Speaker Verification

Trinity College Dublin Speaker Ageing Database

The Trinity College Dublin Speaker Ageing (TCDSA) Database was designed primarily to investigate the effect of ageing-related vocal change on speaker verification

The main portion of this database contains speech recordings of 26 adults (15 males and 11 females) across a time span of between 25-58 years per speaker.

Also included is a set of 120 development speakers, balanced across age group, gender and accent.

The TCDSA database is made available free of charge for academic use only.

Contact Finnian Kelly (kellyfp[a]tcd.ie) to obtain the data, or for further information.

Figure 1: A schematic of the TCDSA database. Each circle indicates a year where a recording is available for a speaker. Speaker names are shown on the y-axis, with their age in each recording given on the x-axis

Robust Speaker Verification for Biometric applications

Sponsor: IRCSET

Project description: Biometric verification involves the use of physiological features or behavioural traits of an individual to verify their identity. Examples of common biometric modalities are: fingerprints, the face, the iris, handwriting, gait and voice. Biometric systems have applications in securing access locally, e.g. airports, computer systems, restricted areas in a building, and remotely, e.g. over the phone or internet, along with additional applications in forensic investigation and information retrieval.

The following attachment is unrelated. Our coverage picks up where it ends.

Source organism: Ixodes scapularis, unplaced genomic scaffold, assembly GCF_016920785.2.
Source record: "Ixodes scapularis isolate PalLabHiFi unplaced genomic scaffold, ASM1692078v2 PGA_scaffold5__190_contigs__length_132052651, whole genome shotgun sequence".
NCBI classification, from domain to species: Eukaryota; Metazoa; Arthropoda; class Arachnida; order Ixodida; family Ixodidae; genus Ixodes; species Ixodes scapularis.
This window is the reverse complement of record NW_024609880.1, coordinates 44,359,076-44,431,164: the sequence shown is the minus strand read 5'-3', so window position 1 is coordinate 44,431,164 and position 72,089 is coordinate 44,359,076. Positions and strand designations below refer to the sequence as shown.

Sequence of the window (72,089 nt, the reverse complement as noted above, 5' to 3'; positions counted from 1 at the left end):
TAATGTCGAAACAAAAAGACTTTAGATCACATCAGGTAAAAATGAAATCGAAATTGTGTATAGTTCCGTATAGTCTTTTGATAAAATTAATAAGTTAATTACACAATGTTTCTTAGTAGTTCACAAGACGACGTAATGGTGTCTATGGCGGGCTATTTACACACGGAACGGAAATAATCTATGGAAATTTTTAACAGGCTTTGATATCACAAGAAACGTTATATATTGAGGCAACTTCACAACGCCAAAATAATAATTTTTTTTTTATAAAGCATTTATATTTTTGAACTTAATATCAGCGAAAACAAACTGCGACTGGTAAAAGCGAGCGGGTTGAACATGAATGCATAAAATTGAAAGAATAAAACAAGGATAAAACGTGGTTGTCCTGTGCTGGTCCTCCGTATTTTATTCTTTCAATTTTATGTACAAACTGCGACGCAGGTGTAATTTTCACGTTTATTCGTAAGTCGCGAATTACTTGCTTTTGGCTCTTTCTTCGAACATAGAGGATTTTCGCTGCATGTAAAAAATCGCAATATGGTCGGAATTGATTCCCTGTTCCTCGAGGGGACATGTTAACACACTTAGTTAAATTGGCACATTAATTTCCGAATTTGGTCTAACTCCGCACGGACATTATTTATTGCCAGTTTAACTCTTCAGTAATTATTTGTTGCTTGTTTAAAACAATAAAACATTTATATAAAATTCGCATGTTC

The advantage of voice as a biometric modality is that it can be obtained by a system in a way that is transparent to the user - this is in contrast to fingerprint and iris scans for example, which are often seen as invasive. In addition, voice can be transmitted without special equipment - it can be used to provide authentication over a normal telephone. Despite these advantages, using the voice in a biometric system presents many challenges. In a speaker verification system, a voice sample and a claimed identity are provided as input. The sample is compared to the user template in a database corresponding to the claimed identity, and based on a similarity score, the speaker is either verified or rejected. Achieving high accuracy speaker verification in real-world operating conditions is limited by variability between enrolment (creation of a speaker template) and verification (subsequent access of the system) sessions. The voice is subject to numerous natural sources of variability, from physiological sources like illness or ageing, to cognitive sources such as emotional state or speaking style. When the voice undergoes recording and transmission, further variability, due to background noise or the transmission channel, is introduced. The current focus of this project is on the effect of ageing on speaker verification. A new dataset, the Trinity College Dublin Speaker Ageing (TCDSA) database, has been compiled to investigate this effect. Our work in this area has demonstrated the significant deterioration of speaker verification accuracy due to ageing, and has proposed a new verification approach to address long-term variability due to both ageing and recording quality.

Page last modified on August 22, 2013